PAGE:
Germany on the small side

Seeing that Margo is right-hand drive, other motorhome owners sometimes ask – does it make it difficult to overtake etc with the wheel on the steering wheel on the wrong(?) side. Driving on the left for us Brits apparently stems from the traditions of the English knights in the Middle Ages. Mostly right-handed, in case of attack they rode on the left side of the road to be able to defend themselves with their sword in their stronger right arm.

The issue of which side do trains run on was raised during our visit to Hamburg’s miniature railway which we’ll get to in a bit.

In Belgium the trains normally run on the left hand track. This is in contrast to their roads where cars & lorries etc, drive on the right. This allegedly stems from the British involvement in building the rail network in the 19th century. Unlike the roads, railways in Sweden use left-handed traffic for trains and Sweden drove on the left until 1967…

Oranienburg

Leaving Poland we needed an overnight stop not too far from the border. Finding this stellplatz on a marina was just the job. For the first time in 10 days we had some sunny weather, so it didn’t take us long to wind out the awning, get our shorts on, pour a G&T and wind down. The perfect camping idyll was enjoyed for a while until at 7 o’clock when the peace and quiet was spoilt by pulsating drum and bass from an open-air event next door. Fortunately on the dot at 10 o’clock the noise stopped, the teens went home and everyone could enjoy a good night’s sleep.

Lüneburg

A chance conversation with a German couple in Lithuania and the question; “Where’s your favourite place in Germany”? led us to Lüneburg. At bit like Northwich, Cheshire this place is famous for salt mining, which is the source of the city’s medieval wealth.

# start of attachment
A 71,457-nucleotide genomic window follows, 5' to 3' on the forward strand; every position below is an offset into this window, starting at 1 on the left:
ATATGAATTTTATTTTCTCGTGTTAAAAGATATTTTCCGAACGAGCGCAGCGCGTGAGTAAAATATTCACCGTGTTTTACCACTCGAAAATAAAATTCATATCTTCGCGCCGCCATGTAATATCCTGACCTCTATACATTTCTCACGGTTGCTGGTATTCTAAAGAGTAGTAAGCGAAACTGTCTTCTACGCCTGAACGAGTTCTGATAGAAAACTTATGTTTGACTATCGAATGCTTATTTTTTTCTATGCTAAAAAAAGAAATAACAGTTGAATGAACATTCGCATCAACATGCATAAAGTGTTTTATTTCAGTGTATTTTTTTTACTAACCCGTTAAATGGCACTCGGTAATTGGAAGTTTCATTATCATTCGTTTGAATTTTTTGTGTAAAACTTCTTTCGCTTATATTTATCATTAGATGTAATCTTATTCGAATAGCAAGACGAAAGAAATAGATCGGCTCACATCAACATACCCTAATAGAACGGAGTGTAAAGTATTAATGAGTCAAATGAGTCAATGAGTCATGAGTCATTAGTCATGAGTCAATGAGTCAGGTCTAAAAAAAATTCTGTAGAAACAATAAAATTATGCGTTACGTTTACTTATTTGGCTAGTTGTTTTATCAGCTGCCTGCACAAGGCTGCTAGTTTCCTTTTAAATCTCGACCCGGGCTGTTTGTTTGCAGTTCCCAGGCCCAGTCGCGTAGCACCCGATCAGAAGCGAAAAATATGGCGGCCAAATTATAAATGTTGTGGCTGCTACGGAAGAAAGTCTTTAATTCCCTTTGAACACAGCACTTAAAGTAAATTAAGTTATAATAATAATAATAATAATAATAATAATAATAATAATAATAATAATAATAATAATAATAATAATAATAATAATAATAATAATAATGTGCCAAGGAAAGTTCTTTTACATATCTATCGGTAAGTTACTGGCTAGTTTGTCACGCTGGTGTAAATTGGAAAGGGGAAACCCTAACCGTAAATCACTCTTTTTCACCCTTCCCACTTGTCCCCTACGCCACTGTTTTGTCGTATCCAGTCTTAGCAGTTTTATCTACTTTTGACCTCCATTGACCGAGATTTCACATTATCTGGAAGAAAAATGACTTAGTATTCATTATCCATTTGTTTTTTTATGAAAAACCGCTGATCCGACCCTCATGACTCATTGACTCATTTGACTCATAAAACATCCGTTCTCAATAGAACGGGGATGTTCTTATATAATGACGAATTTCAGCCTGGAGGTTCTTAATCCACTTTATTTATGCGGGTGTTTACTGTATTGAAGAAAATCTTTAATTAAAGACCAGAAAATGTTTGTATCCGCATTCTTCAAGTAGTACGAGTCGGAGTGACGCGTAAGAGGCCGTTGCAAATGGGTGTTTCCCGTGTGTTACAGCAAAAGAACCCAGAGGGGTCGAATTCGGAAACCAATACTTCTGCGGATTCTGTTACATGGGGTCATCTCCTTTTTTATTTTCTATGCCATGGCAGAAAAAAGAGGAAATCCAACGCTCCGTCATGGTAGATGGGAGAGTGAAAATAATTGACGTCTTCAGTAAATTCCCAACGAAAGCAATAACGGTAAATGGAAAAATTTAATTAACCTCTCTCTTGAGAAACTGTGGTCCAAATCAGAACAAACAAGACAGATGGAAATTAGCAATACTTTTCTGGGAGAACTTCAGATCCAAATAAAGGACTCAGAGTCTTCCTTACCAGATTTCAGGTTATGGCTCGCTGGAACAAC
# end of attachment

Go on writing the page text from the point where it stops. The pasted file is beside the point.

The main stellplatz is very close to the centre of the pretty town and unsurprisingly it’s a popular location for motorhomers. We fortunately arrived early and were able to watch vans coming in until after dark trying to squeeze themselves in one of the 60 chaotically marked places.

Reading the town’s website it says “it’s noticeable that some of the buildings in the historic quarter have a jaunty lean due to centuries of nearby mining”. I am not sure I would have noticed but the oldest church is St John’s and has a slight lean to it unlike the Lüneburg Chamber of Commerce building that is very black and white and straight and upright!

During construction of St John’s spire around 1384, the tower leant 2.20 metres to the west from the vertical. It should be leaning a bit because steeples were always angled slightly into the wind, but not by so much! The legend is told in Lüneburg of the architect who erected the leaning tower: after construction he saw what he had done. He climbed the stairs to the church tower and plunged in shame through a window into the depths.